Theatre veteran Luba Mason delivered a standout performance as Mrs. Burke in The Public Theater’s production of Girl From the North Country—so much so she was nominated for a Lucille Lortel Award for Outstanding Featured Actress in a Musical. Her nuanced take on a mother with a special needs son in Depression-era America combined with her newfound instrumental musicianship (she had to be part of the show’s band, too) defined sensitivity and skill.
The actor, seen on Broadway in the likes of 1995’s How to Succeed in Business Without Really Trying and 1997’s Jekyll & Hyde, spoke to Playbill about her theatre firsts:
What was the first piece of theatre you ever saw?
Luba Mason: The Magic Show (on Broadway)
Who was your first theatre-celebrity TALENT crush?
What was your first audition ever?
HMS Pinafore, I auditioned for the role of Buttercup for a Girl Scout production in our town. I had to sing her song and I belted the shit out of it. The Girl Scout leaders were taken aback...surprised I sang so well and so loud. I got the part.
What was your first paid acting gig?
Timbers Dinner Theater in Mt. Gretna, Pennsylvania. It was my first summer stock job and my musical director was this 21-year-old named Michael John LaChiusa.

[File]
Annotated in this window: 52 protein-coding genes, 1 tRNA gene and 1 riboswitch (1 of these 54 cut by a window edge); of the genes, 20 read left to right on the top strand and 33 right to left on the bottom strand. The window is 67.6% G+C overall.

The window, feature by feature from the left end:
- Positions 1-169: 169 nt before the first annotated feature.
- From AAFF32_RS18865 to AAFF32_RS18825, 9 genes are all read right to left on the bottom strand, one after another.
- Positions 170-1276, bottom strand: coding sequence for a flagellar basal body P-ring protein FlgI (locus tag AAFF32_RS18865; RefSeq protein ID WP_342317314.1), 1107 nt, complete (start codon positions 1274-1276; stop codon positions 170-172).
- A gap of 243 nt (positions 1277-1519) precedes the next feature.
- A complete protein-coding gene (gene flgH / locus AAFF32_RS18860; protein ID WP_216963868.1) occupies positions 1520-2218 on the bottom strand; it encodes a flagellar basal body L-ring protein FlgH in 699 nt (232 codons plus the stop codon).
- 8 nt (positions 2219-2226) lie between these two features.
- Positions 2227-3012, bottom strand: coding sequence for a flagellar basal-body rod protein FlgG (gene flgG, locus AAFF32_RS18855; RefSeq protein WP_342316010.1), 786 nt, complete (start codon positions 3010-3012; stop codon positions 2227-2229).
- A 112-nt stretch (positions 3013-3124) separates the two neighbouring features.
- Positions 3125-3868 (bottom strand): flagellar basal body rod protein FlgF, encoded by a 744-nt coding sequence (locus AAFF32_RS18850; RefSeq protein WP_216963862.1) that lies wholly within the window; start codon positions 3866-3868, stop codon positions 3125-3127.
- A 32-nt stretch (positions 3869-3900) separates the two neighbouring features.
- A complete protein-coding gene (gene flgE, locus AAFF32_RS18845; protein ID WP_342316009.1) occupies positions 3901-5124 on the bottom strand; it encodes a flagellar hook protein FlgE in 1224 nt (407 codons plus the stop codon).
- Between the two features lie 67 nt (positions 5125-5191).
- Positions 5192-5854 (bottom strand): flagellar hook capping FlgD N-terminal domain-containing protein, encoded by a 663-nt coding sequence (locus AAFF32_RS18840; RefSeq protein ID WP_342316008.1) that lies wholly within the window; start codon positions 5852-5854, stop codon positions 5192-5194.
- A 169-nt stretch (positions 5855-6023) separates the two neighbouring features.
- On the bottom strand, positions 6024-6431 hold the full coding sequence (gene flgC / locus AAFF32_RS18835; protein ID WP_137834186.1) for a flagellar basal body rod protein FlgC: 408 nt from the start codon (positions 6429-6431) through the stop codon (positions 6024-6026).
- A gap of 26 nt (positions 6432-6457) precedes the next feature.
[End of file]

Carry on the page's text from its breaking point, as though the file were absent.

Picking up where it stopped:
What was it like to see your name in a Playbill for the first time?
I made it!
What is the first Bob Dylan song you remember hearing?
“Lay Lady Lay...” I was pretty young and thought it was a very dirty song.
How did you first learn you got the role in North Country?
My agent, shortly after I had my callback. But I felt the love in the room on my first initial audition.
What was the first song you learned for North Country?
“Sweetheart Like You.” [I felt] cool singing it. Some of this song is spoken as only Dylan can speak it so...to imitate some of that was pretty cool.
When was the first time you felt like Mrs. Burke? As in you felt like you had become the character.
When I get the lines down without thinking about them and the scene is blocked is when I start to feel free to become and live as the character. That happened somewhere around the third or fourth week of rehearsal.
Was this show the first time you ever played an instrument while acting?
Yes! And no, I was not a drummer. I took lessons for the show. It was really challenging... And not just playing the drums, but singing while playing is really difficult, and then acting the words on top of that and doing this downstage right in front of the audience...not easy! I was not upstage with the rest of the band where I could hide and feel the security of the other players.
In one word, what was your first performance of North Country?
Nerve-wracking. (I guess that's two words.)
What was your first thought when you made your entrance each night?
Don't f*ck up.
Who was the first person you greeted during your first exit from the stage door?
I don't remember the first person who greeted me but all I could think about was, "Did someone like my performance? Did I suck? Tell me the truth."
What was the first thought you have when you take your bow?
The company done good!